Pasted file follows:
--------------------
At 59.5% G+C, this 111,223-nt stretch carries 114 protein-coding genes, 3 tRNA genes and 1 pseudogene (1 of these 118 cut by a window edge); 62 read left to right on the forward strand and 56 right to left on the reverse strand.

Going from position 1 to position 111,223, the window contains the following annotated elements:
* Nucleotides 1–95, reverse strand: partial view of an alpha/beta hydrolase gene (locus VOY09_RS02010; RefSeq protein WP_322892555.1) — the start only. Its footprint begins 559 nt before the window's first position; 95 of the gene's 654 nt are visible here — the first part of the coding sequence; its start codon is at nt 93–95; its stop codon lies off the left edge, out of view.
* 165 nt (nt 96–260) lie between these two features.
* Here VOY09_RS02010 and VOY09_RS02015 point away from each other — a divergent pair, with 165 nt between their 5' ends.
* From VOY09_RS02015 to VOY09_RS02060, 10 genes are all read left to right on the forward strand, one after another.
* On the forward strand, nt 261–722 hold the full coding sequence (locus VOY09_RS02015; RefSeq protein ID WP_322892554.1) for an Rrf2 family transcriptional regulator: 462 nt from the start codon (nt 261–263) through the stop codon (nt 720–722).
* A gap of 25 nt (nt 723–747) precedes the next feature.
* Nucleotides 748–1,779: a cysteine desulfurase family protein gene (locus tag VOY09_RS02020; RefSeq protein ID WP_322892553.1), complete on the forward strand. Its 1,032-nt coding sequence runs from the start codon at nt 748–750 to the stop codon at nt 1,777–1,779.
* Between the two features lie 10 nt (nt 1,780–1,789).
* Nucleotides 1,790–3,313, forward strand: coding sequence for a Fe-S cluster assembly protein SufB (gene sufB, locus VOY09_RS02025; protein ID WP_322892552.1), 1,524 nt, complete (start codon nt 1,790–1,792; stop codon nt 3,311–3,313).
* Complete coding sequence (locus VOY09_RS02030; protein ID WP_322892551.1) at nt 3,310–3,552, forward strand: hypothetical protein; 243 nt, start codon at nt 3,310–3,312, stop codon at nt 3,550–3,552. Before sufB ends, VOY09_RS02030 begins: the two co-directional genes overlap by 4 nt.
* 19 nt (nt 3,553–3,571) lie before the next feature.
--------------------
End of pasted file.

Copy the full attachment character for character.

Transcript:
At 59.5% G+C, this 111,223-nt stretch carries 114 protein-coding genes, 3 tRNA genes and 1 pseudogene (1 of these 118 cut by a window edge); 62 read left to right on the forward strand and 56 right to left on the reverse strand.

Going from position 1 to position 111,223, the window contains the following annotated elements:
* Nucleotides 1–95, reverse strand: partial view of an alpha/beta hydrolase gene (locus VOY09_RS02010; RefSeq protein WP_322892555.1) — the start only. Its footprint begins 559 nt before the window's first position; 95 of the gene's 654 nt are visible here — the first part of the coding sequence; its start codon is at nt 93–95; its stop codon lies off the left edge, out of view.
* 165 nt (nt 96–260) lie between these two features.
* Here VOY09_RS02010 and VOY09_RS02015 point away from each other — a divergent pair, with 165 nt between their 5' ends.
* From VOY09_RS02015 to VOY09_RS02060, 10 genes are all read left to right on the forward strand, one after another.
* On the forward strand, nt 261–722 hold the full coding sequence (locus VOY09_RS02015; RefSeq protein ID WP_322892554.1) for an Rrf2 family transcriptional regulator: 462 nt from the start codon (nt 261–263) through the stop codon (nt 720–722).
* A gap of 25 nt (nt 723–747) precedes the next feature.
* Nucleotides 748–1,779: a cysteine desulfurase family protein gene (locus tag VOY09_RS02020; RefSeq protein ID WP_322892553.1), complete on the forward strand. Its 1,032-nt coding sequence runs from the start codon at nt 748–750 to the stop codon at nt 1,777–1,779.
* Between the two features lie 10 nt (nt 1,780–1,789).
* Nucleotides 1,790–3,313, forward strand: coding sequence for a Fe-S cluster assembly protein SufB (gene sufB, locus VOY09_RS02025; protein ID WP_322892552.1), 1,524 nt, complete (start codon nt 1,790–1,792; stop codon nt 3,311–3,313).
* Complete coding sequence (locus VOY09_RS02030; protein ID WP_322892551.1) at nt 3,310–3,552, forward strand: hypothetical protein; 243 nt, start codon at nt 3,310–3,312, stop codon at nt 3,550–3,552. Before sufB ends, VOY09_RS02030 begins: the two co-directional genes overlap by 4 nt.
* 19 nt (nt 3,553–3,571) lie before the next feature.